becoming ever more dusty and torn, unable to conceal the reality of an apartheid  
state. It is in the face of this that Jews today need to consider their  
identity-relationship to Israel. Many are beginning to contest the notion that  
Israel, with its state-ideology of Zionism, is necessarily a representation of  
their Jewish identity.”  
On Israeli Holocaust Memorial Day, Israel’s Likud minister Yoav Kisch tweeted:  
“One nation! One flag! One state! We will remember and not forget.” Ofir  
notes that, “The photo featured Israeli Jewish youths wrapped in Israeli flags  
visiting the Auschwitz death camp in Poland, in one of the Israeli sponsored and  
regular tours for high school students. Kisch was apparently unaware of the  
bitter irony in the proximity to the Nazi slogan ‘One People, One Nation, One  
Leader.’ That tweet is still up on Kisch’s account, despite the massive critique  
that ensued after his sharing. This fierce ultra-nationalistic application of the  
Holocaust as a logical ideological background for an Israel-right-or-wrong  
ideology, is becoming ever more apparent in its madness. The failure to contain  
it has resulted in glowingly explicit demonstration of Zionist ultra-nationalism,  
embodied today in the most right-wing religious fundamentalist government in  
Israel’s history.”  
Since the essays in this book were written, Israel has moved dramatically to the  
right. Its current government speaks of annexing the West Bank and Israeli  
settlements in the Occupied territories are growing. The Netanyahu government is  
attempting to limit the role of the Supreme Court. Those holding ministerial  
positions in the government include extremists who openly describe themselves as  
homophobes and advocate segregation of Jews and non-Jews in hospital maternity  
wards. In response, Israel has faced massive demonstrations for many months and  
respected Jewish spokesmen in the U.S. have been vocal in their criticism of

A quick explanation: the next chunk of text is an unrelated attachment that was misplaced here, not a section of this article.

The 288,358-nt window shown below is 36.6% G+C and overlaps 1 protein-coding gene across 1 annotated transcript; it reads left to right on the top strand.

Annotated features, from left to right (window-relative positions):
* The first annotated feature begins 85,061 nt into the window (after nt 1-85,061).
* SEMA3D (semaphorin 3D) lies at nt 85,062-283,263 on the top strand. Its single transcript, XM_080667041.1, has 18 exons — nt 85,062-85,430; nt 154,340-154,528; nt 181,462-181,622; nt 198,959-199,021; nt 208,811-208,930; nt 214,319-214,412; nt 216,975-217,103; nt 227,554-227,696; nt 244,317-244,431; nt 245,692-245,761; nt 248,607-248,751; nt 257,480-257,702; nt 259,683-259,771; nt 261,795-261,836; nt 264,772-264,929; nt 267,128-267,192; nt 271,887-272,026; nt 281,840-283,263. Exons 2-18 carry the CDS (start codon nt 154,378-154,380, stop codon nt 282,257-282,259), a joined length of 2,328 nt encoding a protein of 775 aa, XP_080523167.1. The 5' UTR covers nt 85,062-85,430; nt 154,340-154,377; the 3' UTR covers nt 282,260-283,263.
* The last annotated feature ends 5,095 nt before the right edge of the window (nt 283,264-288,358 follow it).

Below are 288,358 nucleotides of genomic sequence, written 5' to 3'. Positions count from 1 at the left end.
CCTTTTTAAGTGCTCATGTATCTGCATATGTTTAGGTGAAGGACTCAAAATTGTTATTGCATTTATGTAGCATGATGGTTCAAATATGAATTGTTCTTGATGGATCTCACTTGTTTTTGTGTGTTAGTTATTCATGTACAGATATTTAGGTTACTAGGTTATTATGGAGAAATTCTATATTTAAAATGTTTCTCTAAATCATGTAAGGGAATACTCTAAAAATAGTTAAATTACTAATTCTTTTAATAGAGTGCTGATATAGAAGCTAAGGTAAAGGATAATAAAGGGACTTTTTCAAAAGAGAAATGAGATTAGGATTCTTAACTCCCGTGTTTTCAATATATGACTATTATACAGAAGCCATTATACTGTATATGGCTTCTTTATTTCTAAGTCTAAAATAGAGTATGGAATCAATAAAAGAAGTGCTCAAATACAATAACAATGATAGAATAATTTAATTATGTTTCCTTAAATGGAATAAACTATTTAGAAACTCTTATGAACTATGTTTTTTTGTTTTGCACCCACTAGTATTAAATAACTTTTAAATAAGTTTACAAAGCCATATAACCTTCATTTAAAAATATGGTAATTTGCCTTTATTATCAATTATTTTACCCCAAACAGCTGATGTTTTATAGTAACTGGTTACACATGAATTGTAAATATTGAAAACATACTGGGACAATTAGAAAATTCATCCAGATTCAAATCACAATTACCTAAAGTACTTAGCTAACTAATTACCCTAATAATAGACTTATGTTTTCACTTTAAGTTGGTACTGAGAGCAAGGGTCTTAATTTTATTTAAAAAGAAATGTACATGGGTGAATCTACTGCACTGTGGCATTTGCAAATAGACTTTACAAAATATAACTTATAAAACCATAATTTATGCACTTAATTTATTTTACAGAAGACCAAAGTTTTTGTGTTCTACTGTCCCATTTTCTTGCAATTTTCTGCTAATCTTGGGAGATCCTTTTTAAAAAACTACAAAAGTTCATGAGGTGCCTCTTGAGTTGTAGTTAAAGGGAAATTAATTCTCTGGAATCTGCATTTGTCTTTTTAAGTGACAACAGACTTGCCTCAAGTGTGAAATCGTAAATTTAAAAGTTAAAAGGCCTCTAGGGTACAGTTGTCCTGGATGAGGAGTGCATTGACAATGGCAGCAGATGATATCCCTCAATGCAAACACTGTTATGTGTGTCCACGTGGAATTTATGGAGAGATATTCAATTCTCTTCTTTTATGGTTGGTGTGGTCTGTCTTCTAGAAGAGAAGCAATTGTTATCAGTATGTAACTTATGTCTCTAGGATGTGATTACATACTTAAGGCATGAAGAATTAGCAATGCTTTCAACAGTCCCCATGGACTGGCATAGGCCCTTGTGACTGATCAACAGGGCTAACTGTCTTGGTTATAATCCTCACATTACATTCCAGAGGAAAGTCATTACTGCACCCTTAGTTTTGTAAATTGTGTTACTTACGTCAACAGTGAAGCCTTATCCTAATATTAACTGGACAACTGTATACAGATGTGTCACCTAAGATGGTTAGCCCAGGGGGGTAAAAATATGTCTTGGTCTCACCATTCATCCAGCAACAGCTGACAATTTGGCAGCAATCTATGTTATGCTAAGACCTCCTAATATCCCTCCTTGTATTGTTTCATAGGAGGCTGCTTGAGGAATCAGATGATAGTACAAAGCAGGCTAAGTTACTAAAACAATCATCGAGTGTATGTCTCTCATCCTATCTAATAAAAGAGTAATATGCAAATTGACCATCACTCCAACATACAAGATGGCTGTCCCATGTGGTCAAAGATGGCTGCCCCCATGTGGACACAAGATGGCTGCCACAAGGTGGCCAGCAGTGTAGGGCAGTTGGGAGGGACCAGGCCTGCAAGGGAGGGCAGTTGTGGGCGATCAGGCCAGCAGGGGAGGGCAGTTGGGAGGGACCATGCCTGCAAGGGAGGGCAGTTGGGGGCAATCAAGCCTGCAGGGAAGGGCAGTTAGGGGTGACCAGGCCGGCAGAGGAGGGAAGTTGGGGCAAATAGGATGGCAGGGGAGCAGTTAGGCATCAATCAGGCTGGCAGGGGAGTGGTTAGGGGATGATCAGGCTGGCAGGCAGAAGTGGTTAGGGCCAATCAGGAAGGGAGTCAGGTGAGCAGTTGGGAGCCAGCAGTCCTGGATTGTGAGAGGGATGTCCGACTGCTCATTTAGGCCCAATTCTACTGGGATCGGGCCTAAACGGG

Israel’s retreat from the limited democracy it had maintained, at least for  
Jewish residents.  
Israeli Extremism Being Understood By Jewish Americans  
The extremism now embraced in Israel is slowly becoming understood by more and  
more Jewish Americans. Consider Israel’s National Security minister Itamar Ben  
Gvir, who recently said, “My right and that of my wife and my children to travel  
on the roads in Judea and Samaria is more important than the freedom of movement  
for Arabs. I’m sorry, Mohammed. (To Israeli Channel 12 journalist Mohammed  
Magadli). “that is the reality. That is the truth. My right to life takes  
precedence over your freedom of movement.”  
A U.S. State Department spokesperson said, “We strongly condemn Minister Ben-  
Gvir’s racist, destructive comments on the freedom of movement of Palestinian  
residents of the West Bank.”  
Israel’s Finance Minister Bezalel Smotrich, while visiting France, declared,  
“There is no such thing as a Palestinian nation. There is no Palestinian  
history. There is no Palestinian language.” The lectern at which Smotrich spoke  
was decorated with an image depicting the state of “Greater Israel,” which  
includes within its borders the Palestinian territories of the West Bank and the  
Gaza Strip and parts of neighboring Jordan.  
Israel Is Resembling Other Far-Right Regimes  
Arguing that Israel’s right-wing government is increasingly resembling other far-  
right regimes, Yossi Melman wrote an article in the Israeli newspaper Haaretz  
(August 21, 2023) with the headline, “Israeli Police Are Sadistic With a Gun